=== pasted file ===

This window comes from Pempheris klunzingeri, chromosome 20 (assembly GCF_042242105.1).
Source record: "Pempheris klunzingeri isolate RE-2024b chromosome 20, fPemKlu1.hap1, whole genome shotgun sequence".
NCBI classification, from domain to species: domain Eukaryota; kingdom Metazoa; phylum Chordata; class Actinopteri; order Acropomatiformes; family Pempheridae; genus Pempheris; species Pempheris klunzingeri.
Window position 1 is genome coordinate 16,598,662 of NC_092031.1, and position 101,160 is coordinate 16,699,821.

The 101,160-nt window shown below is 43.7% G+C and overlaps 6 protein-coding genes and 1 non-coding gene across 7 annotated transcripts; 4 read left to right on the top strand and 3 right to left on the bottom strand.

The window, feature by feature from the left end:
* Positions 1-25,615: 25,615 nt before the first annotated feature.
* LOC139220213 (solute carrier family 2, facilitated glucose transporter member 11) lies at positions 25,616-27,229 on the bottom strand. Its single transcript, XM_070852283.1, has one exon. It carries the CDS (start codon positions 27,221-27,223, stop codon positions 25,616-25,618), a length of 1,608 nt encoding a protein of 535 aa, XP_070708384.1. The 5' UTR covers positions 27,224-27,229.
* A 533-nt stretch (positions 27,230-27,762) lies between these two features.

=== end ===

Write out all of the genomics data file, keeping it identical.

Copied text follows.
This window comes from Pempheris klunzingeri, chromosome 20 (assembly GCF_042242105.1).
Source record: "Pempheris klunzingeri isolate RE-2024b chromosome 20, fPemKlu1.hap1, whole genome shotgun sequence".
NCBI classification, from domain to species: domain Eukaryota; kingdom Metazoa; phylum Chordata; class Actinopteri; order Acropomatiformes; family Pempheridae; genus Pempheris; species Pempheris klunzingeri.
Window position 1 is genome coordinate 16,598,662 of NC_092031.1, and position 101,160 is coordinate 16,699,821.

The 101,160-nt window shown below is 43.7% G+C and overlaps 6 protein-coding genes and 1 non-coding gene across 7 annotated transcripts; 4 read left to right on the top strand and 3 right to left on the bottom strand.

The window, feature by feature from the left end:
* Positions 1-25,615: 25,615 nt before the first annotated feature.
* LOC139220213 (solute carrier family 2, facilitated glucose transporter member 11) lies at positions 25,616-27,229 on the bottom strand. Its single transcript, XM_070852283.1, has one exon. It carries the CDS (start codon positions 27,221-27,223, stop codon positions 25,616-25,618), a length of 1,608 nt encoding a protein of 535 aa, XP_070708384.1. The 5' UTR covers positions 27,224-27,229.
* A 533-nt stretch (positions 27,230-27,762) lies between these two features.